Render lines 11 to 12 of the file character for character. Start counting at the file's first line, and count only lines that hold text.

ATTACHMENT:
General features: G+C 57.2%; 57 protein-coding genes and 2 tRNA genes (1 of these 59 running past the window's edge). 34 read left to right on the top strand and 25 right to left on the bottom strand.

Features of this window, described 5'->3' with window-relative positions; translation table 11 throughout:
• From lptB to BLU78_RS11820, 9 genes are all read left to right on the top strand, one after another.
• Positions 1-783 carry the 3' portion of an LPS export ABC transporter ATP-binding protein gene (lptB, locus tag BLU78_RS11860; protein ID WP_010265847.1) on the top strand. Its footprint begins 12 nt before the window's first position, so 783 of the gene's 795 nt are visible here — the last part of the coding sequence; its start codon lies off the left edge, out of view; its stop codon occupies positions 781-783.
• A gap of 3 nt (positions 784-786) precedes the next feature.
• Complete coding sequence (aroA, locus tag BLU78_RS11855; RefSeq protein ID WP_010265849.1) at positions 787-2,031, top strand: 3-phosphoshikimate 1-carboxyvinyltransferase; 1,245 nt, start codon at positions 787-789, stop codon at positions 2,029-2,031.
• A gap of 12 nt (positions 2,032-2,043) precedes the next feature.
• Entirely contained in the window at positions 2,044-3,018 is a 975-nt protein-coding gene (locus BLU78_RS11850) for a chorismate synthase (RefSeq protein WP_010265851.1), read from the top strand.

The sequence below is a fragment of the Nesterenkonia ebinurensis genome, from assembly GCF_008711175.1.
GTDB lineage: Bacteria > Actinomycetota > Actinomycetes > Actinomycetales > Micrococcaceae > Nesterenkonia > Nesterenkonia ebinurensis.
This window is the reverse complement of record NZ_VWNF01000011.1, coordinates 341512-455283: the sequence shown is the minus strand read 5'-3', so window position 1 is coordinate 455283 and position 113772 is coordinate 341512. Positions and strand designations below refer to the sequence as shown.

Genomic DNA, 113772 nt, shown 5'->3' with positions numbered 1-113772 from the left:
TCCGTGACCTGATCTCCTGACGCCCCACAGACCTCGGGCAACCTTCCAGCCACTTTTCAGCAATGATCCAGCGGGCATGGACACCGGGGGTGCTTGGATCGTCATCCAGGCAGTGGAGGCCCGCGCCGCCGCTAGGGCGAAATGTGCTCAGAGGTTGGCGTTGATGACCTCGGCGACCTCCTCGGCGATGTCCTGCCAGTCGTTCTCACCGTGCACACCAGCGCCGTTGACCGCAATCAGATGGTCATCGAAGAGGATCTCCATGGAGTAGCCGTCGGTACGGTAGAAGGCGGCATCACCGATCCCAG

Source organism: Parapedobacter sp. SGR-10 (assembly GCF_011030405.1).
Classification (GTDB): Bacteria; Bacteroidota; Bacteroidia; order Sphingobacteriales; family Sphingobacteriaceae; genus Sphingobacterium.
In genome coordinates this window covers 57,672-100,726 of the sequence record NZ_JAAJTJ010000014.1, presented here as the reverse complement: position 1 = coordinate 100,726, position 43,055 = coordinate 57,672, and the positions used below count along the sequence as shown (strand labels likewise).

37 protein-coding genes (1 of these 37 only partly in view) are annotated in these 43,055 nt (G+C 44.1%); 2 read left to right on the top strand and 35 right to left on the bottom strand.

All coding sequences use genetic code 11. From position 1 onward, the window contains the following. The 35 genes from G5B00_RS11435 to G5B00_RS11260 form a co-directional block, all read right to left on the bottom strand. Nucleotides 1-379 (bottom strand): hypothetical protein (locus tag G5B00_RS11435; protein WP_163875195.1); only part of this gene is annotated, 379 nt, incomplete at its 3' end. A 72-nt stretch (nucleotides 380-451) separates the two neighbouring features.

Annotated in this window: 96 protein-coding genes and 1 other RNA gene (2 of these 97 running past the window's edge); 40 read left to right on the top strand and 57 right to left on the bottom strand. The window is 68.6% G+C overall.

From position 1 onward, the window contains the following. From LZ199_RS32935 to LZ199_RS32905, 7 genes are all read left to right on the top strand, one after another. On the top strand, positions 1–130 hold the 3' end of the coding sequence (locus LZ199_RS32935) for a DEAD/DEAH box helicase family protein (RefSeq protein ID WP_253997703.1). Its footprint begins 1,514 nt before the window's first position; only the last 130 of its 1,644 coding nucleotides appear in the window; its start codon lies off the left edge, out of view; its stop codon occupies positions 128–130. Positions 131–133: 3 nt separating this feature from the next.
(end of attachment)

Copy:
This window is the reverse complement of record NZ_VWNF01000011.1, coordinates 341512-455283: the sequence shown is the minus strand read 5'-3', so window position 1 is coordinate 455283 and position 113772 is coordinate 341512. Positions and strand designations below refer to the sequence as shown.

Genomic DNA, 113772 nt, shown 5'->3' with positions numbered 1-113772 from the left: